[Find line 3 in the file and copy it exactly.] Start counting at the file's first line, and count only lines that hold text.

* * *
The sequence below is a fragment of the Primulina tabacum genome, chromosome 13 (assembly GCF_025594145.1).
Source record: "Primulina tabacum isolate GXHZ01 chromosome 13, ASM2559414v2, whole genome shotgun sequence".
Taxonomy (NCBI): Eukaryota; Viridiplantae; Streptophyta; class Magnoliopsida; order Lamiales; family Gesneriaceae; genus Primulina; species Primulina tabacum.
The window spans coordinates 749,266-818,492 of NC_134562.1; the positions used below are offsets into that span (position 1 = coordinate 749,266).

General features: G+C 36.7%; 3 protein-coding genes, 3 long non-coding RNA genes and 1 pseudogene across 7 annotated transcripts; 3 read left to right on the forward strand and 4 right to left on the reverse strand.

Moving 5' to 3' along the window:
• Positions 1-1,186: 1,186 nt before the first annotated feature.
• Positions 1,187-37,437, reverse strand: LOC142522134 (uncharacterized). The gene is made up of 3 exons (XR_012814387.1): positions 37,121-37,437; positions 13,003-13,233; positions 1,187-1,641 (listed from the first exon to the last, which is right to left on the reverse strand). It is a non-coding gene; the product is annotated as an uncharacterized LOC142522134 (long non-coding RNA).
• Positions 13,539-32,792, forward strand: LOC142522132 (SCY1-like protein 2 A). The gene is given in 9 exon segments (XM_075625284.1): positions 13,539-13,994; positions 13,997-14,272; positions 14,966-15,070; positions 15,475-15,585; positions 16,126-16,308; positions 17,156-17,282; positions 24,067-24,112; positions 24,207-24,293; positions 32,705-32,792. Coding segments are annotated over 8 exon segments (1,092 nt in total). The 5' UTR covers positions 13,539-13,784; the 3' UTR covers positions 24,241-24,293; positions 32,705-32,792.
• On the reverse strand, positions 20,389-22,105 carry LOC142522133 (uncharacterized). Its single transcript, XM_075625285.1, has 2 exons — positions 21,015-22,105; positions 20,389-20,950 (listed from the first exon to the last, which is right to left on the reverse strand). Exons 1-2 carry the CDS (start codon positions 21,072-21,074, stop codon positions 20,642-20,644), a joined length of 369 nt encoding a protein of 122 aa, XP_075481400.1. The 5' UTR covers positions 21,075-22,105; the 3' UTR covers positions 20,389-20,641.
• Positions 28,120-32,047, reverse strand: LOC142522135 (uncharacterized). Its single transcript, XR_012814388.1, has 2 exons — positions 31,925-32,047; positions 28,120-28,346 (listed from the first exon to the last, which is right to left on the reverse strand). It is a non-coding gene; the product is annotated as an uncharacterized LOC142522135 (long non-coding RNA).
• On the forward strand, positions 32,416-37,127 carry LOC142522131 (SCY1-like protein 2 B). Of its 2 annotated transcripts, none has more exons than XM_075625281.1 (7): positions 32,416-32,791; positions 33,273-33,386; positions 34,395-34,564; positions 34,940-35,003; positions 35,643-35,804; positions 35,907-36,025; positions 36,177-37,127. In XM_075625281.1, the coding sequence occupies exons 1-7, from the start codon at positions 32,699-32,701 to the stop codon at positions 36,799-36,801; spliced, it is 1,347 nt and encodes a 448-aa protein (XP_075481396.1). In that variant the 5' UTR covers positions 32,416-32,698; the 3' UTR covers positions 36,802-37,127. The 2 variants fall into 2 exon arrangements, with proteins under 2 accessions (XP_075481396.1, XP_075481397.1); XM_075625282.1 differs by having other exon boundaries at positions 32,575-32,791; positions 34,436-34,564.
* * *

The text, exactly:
Taxonomy (NCBI): Eukaryota; Viridiplantae; Streptophyta; class Magnoliopsida; order Lamiales; family Gesneriaceae; genus Primulina; species Primulina tabacum.